Silent Pool

| Ancient * Surrey |


Is there a better way to end this year than a few too many gins, and a big ‘screw you 2020’? In Surrey we’ve got our very own Silent Pool Gin Distillery hidden between the hills of the North Downs, providing the county with its much-needed NYE alcohol quota. The name of the branded spirit is taken from the ancient quarry which stands beside the distillery; a clear, almost transparent, pool of water whose myths and legends go back thousands of years.


Silent Pool was once a chalk quarry, fed by natural underground springs. It would have been a local source of drinking water and home to an extraordinary number of species. The water has been described as ‘opalescent’, and its crystal-like nature is typical of chalk spring pools. The chalk gives the spring a chemical quality which makes it purified and clear, and allows it to filter down to the water table without picking up all the sediments which would make it look brown.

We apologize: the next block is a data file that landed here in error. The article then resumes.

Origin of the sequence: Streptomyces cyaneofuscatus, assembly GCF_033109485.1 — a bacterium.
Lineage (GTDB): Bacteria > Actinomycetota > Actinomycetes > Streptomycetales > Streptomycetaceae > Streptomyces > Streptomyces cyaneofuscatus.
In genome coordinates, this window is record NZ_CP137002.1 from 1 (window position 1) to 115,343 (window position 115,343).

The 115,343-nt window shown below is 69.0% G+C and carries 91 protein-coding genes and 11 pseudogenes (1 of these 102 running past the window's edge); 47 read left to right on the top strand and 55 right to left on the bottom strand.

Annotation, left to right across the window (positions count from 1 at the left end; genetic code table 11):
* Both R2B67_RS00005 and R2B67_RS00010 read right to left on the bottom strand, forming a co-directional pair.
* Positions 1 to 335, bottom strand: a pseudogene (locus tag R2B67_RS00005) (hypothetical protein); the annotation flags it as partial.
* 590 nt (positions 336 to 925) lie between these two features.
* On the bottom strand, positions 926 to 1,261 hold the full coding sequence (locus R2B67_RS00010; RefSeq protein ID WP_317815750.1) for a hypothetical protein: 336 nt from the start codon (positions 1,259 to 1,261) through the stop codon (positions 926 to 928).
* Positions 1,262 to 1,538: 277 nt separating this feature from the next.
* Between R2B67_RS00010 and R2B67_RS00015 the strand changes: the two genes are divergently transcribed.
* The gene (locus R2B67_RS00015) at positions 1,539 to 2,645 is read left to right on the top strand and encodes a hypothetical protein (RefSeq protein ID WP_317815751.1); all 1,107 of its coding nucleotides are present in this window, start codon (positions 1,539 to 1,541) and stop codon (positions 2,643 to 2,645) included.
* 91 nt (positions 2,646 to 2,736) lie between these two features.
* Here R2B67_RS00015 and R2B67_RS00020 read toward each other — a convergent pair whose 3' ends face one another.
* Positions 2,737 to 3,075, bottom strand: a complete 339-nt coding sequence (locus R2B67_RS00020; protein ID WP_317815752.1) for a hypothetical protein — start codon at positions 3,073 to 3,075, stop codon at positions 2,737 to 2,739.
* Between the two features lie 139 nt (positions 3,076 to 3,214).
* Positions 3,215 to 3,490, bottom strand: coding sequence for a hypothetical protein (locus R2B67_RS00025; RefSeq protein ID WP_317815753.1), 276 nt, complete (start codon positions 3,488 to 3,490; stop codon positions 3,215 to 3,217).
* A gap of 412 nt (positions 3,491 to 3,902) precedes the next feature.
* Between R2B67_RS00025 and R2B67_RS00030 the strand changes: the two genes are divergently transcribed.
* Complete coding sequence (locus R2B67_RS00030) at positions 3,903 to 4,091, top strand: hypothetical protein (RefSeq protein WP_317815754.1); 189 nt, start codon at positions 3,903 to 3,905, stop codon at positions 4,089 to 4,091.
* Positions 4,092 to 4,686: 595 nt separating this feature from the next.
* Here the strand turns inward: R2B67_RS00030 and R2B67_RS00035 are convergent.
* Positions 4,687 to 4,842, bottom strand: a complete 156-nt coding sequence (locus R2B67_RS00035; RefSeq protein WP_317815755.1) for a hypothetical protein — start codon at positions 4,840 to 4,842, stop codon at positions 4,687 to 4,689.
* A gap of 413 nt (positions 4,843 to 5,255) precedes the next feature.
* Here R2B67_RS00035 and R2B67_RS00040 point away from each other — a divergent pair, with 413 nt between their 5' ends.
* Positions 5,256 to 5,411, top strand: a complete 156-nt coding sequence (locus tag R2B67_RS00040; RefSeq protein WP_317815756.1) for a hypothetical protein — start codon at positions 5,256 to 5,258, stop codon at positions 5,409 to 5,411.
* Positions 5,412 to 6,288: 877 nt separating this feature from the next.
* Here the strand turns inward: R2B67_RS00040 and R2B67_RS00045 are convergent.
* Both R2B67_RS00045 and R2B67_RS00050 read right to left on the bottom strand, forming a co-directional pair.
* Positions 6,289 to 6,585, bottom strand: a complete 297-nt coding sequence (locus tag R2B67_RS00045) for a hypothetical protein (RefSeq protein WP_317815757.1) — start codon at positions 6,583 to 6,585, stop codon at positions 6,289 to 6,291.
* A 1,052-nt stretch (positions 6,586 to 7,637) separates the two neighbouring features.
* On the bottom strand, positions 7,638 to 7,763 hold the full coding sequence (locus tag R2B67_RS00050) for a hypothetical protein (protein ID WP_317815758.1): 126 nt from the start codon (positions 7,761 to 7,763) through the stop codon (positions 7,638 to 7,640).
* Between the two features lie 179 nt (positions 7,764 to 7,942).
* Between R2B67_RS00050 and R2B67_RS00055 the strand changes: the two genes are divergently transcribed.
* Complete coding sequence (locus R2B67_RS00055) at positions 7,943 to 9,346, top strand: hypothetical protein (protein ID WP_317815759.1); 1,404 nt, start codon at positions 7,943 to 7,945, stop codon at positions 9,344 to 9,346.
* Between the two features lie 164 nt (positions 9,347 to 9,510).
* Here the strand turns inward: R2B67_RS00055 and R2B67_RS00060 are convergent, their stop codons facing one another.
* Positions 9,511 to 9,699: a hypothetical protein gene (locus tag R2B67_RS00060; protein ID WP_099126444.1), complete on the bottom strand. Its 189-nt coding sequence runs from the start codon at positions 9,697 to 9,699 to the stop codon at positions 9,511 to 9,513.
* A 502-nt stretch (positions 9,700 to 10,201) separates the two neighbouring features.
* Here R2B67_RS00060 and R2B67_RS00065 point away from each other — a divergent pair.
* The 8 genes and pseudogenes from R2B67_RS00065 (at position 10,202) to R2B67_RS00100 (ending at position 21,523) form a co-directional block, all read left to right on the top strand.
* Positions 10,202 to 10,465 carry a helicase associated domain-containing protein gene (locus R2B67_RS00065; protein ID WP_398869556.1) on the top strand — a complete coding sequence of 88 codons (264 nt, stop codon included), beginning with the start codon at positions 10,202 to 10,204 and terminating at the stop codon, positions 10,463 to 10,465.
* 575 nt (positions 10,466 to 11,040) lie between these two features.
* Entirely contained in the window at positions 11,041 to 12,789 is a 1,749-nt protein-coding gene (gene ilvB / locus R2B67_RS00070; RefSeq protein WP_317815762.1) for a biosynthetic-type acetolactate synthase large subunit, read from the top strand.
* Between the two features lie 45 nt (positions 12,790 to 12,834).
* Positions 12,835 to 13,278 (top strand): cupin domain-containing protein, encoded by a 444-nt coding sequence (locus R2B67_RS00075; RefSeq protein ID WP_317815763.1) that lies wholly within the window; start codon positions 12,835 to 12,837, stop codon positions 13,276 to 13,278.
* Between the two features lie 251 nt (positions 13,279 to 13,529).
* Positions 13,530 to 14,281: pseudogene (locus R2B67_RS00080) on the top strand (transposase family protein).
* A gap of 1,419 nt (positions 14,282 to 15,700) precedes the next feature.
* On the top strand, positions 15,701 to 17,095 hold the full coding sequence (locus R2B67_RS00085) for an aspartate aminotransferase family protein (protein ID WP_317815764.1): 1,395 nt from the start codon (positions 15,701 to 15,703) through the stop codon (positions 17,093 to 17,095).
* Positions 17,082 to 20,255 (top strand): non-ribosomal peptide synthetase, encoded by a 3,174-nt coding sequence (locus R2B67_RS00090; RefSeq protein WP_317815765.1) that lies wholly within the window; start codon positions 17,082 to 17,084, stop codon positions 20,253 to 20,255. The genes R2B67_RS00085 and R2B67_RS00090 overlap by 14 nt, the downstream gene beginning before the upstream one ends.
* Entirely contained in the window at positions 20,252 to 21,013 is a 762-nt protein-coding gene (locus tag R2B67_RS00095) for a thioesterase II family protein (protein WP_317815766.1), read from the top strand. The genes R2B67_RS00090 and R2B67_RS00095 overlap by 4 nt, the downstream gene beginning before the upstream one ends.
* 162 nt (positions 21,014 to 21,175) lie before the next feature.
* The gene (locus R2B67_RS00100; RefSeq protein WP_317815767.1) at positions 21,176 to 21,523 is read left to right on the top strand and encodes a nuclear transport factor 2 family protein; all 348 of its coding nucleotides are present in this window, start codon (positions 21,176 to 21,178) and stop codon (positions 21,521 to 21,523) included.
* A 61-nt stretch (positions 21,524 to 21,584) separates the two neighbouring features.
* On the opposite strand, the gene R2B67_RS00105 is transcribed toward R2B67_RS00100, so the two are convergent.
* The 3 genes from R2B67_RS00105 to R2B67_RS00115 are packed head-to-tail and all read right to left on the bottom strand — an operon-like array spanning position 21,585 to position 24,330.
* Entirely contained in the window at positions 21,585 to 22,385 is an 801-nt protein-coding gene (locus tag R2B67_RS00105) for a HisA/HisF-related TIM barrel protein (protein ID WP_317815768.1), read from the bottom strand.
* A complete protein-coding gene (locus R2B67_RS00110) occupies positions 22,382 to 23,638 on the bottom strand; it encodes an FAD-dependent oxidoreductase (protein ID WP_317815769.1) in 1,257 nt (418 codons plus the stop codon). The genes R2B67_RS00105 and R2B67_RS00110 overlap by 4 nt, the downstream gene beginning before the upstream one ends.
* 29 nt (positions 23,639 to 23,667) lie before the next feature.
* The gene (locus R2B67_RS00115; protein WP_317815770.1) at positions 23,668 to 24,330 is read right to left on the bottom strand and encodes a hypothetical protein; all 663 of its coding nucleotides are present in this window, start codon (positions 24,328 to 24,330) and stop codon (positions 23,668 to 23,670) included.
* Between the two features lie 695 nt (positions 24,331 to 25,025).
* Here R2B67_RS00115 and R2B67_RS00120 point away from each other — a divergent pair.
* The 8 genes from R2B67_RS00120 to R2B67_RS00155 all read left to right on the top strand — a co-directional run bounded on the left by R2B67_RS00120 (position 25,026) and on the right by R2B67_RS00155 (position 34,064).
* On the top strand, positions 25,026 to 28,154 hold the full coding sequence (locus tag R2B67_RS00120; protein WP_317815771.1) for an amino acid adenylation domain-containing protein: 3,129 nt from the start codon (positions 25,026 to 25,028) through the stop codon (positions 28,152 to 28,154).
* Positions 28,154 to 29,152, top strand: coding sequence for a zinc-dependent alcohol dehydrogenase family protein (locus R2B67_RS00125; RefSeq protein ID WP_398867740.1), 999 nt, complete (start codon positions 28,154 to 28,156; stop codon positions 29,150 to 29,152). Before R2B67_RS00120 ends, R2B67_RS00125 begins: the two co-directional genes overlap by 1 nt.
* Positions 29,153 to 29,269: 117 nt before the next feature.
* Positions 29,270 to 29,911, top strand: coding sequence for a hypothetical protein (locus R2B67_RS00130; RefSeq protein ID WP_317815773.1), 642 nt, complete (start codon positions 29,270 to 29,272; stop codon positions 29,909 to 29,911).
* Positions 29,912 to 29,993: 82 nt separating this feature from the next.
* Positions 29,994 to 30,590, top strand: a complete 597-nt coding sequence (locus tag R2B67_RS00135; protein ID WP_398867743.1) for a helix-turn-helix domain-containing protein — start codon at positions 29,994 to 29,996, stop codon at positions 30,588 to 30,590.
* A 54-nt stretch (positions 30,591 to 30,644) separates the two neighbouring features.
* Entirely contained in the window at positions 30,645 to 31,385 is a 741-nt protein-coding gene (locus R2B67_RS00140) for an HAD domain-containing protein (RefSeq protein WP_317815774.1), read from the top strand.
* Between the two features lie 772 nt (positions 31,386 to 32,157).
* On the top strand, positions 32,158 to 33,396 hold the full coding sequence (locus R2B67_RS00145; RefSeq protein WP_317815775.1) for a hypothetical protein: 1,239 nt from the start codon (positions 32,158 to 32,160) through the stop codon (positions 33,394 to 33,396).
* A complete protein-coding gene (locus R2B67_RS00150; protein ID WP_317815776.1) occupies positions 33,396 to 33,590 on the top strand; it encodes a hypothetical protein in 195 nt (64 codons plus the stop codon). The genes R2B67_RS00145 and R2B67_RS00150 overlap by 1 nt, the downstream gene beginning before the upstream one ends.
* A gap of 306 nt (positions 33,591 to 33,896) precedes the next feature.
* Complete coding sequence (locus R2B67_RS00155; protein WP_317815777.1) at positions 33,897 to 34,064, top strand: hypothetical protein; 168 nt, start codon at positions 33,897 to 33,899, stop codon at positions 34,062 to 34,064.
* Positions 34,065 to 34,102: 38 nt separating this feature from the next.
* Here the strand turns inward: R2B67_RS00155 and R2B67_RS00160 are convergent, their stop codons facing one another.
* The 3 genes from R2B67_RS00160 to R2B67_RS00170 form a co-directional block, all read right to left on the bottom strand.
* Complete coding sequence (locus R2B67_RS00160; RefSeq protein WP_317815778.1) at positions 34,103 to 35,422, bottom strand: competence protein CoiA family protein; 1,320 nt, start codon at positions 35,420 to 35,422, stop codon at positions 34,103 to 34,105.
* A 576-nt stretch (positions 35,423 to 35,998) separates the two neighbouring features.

The eery calmness of Silent Pool has unsurprisingly led to many local myths. The most famous story tells the tale of a woodcutter’s daughter who was often found bathing in the water. One day, as she washed and swam about, she was suddenly startled by a nobleman on a horse watching her from the bank. He tried to lure her to the side, but she refused to comply. Frustrated with her rejection, the nobleman charged his horse into the water to bring her out. The girl flung herself into the deepest part of the pool, where the darkness enveloped her, and she drowned. Sometimes there’s an addition to the story which says that the nobleman was actually King John who ruled England from 1199 to 1216, but he wasn’t available for comment so we may never know.


With rainfall decreasing on average every year, Silent Pool’s natural springs now have a tendency to dry out. But nature isn’t its only threat. A few years ago, the invasive weed Crassula Helmsii appeared out of nowhere. Surrey Wildlife Trust stepped in, but if they hadn’t, the entire area would have turned into your typical browny-grey large puddle. It is thought that this potential catastrophe was caused by someone chucking the contents of their old aquarium into the water.


Beware of Chaos Theory.


 

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